Doctors really need to consider affiliations with aftercare places – Dr So-n-so is affiliated with AfterCareUltraPlus and if you go there, you get a discount. Dr gets a kickback, company gets a new customer and the patients not in the ER.

  3. KM says:

    I was curious about one line though regarding the wellness programs – that they were only effective if “discriminatory”. Having seen this in action, I call BS. My company offers insurance discounts for wellness programs like weight loss, attending the on-site gym, going for a walk on lunch and even drinking more water during the day! They offer cash and other goodies as well. There’s over a dozen programs that are completely volunteer designed to fit a number of different needs and medical concerns. We consistently win awards for healthiest workplace due to the sheer number of options.

    Yet there’s always someone – who would really benefit from these things – throws a fit because “it’s not fair they don’t get the discount for not participating” . They don’t want to disclose their weight or go on a diet, they don’t want to hit up the gym even for some stretching, they don’t want to quite smoking, they don’t want to do anything to try and live a healthier life. I’m perfectly fine with them taking on the full price of their choice, no discounts for no effort. It’s their choice to be unhealthy – it’s NOT their choice to get it at discount rates!

  4. michael reynolds says:

    I never believed this particular hype. The truth is medical science – aside from immunizations – can’t really do much to prevent illness. The science ain’t there.

    We need to take a step back and look at the reality of American medicine. The greatest single medical threat we face as a species is drug resistant bacteria. Why do we have drug resistant bacteria? A medical system that threw antibiotics at people just to shut them up. MRSA? A resistant bacterium that escaped into the general population as a consequence of poor medical practices. The opioid epidemic? It started with doctors handing out opiates like candy. And the simple act of requiring doctors, surgeons and nurses to wash their hands and practice elementary hygiene saves tens of thousands of lives a year – or, to reverse that, medical laziness kills tens of thousands every year.

    The worst medical issue I’ve had (so far…) is a staph infection that tried to eat my neck – an infection I picked up from a doctor performing a ‘check-up.’

    The American medical system costs us multiples of what other developed countries pay while delivering results that are either worse or no better. They are bankrupting the country with mediocre services. And their ‘preventative’ care has mostly amounted to lecturing fat people to lose weight, drunks to stop drinking, lazy people to exercise, and smokers to stop smoking. There is not a single fat, lazy, alcoholic smoker who does not already know they’re behaving badly, and nothing doctors can say or do really tips the scales (heh) one way or the other.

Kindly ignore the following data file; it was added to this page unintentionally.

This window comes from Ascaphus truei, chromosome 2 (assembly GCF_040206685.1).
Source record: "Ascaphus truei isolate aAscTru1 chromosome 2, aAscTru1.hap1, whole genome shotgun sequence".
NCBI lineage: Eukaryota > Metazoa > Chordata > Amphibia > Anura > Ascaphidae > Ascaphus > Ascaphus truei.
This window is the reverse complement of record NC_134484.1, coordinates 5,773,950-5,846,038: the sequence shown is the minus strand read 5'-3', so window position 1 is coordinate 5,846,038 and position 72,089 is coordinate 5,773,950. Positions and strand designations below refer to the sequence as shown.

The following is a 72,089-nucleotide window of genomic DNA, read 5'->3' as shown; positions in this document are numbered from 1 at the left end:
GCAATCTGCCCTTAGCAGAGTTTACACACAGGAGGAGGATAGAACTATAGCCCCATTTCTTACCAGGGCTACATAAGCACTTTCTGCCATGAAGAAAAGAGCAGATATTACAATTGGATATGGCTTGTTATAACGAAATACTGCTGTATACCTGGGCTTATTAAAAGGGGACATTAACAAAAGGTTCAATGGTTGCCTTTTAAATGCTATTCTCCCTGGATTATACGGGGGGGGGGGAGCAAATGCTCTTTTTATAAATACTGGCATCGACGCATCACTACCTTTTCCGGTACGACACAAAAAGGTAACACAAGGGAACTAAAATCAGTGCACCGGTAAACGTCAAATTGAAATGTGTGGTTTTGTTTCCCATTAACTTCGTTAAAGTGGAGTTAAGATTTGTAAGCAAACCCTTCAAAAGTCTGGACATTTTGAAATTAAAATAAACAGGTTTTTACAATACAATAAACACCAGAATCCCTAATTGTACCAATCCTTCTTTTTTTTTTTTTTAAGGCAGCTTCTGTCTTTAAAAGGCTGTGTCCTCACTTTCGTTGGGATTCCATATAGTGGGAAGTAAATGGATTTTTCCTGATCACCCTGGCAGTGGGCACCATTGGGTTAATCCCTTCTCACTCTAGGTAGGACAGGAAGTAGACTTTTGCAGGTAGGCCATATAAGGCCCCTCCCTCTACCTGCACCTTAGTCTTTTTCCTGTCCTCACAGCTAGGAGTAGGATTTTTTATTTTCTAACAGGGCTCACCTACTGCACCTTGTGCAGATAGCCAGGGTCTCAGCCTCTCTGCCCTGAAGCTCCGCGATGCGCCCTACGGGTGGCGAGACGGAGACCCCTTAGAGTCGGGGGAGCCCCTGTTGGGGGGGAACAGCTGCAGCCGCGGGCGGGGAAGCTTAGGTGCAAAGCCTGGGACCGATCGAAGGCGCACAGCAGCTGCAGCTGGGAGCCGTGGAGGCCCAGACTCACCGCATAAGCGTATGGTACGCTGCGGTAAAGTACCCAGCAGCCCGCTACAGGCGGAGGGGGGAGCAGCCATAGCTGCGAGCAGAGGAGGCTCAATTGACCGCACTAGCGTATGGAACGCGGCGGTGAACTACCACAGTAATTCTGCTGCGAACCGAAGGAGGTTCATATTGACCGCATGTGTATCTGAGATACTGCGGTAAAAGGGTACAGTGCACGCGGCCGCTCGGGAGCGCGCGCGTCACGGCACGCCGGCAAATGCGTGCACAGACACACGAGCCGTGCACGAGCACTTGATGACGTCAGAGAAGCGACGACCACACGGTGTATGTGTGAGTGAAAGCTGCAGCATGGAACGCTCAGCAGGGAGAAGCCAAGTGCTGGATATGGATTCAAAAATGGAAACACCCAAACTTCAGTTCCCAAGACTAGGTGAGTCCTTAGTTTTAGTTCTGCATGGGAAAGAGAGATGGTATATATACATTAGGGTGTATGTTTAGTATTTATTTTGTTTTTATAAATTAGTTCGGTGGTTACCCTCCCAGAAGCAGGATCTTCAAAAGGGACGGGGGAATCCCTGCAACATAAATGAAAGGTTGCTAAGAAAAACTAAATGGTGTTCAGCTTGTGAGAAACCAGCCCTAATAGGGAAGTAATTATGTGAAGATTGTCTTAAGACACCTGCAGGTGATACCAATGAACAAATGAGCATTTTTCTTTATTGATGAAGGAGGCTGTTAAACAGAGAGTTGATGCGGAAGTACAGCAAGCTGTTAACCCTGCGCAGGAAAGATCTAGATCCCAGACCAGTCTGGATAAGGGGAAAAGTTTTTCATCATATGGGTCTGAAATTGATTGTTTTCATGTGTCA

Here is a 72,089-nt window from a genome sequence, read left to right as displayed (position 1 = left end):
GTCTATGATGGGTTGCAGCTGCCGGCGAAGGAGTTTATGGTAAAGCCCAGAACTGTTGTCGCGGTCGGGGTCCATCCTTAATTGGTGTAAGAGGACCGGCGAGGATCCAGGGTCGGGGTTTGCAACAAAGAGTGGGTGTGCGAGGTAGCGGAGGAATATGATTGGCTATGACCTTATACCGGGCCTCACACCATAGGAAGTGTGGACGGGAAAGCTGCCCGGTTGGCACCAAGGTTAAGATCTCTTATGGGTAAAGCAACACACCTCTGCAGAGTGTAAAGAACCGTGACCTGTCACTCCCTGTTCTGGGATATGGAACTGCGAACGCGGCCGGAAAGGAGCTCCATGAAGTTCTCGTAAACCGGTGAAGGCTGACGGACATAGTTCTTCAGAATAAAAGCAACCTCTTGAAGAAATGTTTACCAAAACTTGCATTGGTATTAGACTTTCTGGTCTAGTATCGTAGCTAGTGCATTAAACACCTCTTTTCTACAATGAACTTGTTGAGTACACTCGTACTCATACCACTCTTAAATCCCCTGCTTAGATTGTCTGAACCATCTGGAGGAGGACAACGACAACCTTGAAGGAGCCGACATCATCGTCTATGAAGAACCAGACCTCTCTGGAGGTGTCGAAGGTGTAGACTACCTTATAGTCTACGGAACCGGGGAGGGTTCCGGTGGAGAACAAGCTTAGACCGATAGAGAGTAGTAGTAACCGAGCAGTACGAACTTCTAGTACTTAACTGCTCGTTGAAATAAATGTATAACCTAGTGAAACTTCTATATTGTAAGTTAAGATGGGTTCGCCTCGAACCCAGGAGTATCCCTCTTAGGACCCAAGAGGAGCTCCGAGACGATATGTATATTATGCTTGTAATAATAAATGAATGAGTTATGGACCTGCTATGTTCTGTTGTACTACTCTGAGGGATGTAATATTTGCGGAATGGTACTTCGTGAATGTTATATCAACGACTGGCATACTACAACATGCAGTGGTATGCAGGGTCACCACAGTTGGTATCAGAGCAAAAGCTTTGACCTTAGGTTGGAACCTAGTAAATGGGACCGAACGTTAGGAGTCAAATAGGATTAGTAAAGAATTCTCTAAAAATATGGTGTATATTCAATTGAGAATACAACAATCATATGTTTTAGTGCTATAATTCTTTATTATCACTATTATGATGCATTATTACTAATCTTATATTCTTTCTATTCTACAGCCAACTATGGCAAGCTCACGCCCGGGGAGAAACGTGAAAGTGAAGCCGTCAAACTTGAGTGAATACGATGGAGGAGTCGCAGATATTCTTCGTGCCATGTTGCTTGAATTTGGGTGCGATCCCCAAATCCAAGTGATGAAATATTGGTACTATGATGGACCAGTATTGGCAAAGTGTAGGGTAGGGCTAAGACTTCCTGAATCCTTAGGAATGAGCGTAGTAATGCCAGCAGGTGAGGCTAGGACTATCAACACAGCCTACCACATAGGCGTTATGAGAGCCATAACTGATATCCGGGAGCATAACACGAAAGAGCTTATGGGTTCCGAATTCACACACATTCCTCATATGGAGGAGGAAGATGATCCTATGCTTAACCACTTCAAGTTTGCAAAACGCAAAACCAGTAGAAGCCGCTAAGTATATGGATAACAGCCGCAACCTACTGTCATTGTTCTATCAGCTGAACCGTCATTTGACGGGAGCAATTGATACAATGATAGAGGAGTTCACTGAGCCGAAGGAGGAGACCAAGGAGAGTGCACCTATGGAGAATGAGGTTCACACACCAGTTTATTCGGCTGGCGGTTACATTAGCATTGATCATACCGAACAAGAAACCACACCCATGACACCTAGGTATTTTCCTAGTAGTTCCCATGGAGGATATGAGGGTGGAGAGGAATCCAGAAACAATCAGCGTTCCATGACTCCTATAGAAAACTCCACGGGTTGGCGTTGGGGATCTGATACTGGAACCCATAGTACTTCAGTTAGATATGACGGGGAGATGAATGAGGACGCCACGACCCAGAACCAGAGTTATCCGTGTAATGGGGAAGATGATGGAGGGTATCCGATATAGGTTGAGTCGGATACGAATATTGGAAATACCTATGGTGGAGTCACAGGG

So, yeah, not surprised by these findings. I get a check-up every year, and med checks more frequently. In the last 20 years I’ve had three prostate biopsies (all neg), three colonoscopies, (all neg), a heart CT (yeah, I have a heart) which was negative, a stress test (neg), a head MRI (also have a brain it seems) and enough blood drawn to keep a vampire well-fed, and the number of illnesses all this expensive activity caught in the early stages and remedied by swift medical action remains: 0. Probably $100,000 in ‘preventative’ care which has thus far prevented nothing.

    Number of diseases stopped by preventative care: 0
    Number of diseases contracted while receiving prevatative care: 1

  5. Hal_10000 says:

    I’m old enough to remember when saying this meant you were a tool of the insurance industry. But it was always true and always fairly obvious. It’s cheap to get sick. It’s cheap to die. It’s getting well that’s the expensive part. Someone dropping dead of a heart attack is way cheaper than someone being on statins for years.

    (I would also note, as Michael Reynolds did, that the efficacy of preventative care is often dubious. Research has shown, for example, that routine mammography is a waste of money except for high-risk women. But Congress specifically acted to make sure it stays a part of healthcare packages because otherwise you hate women and don’t care about breast cancer. Yearly checkups are of dubious value. Prostate checks are of dubious value. Some preventative care is useful, but the best preventative care is usually a lifestyle change.)

    Romneycare saw the same things: ER visits went up because now people had insurance; utilization went up because now people had insurance; preventative care went up but was expensive. The idea that insuring more people was going to save money was as silly as the idea that tax cuts pay for themselves. There is no such thing a fiscal perpetual motion machine.

  6. Franklin says:

    @KM: While overall I support more socialized healthcare, my main complaint has always been that I would be paying for people who don’t even try to take care of themselves. So yes, I may be self-righteous and discriminatory, but I support wellness programs.

    @michael reynolds: Anecdotally, my uncle prefers to stay away from hospitals, because people die at hospitals. He’s 95 and walks 3 miles a day, so his plan is working so far. (His young 87-year-old wife is doing fine, too.) In contrast, my parents always had the best healthcare and took all their pills, and both died in their 70s.

  7. KM says: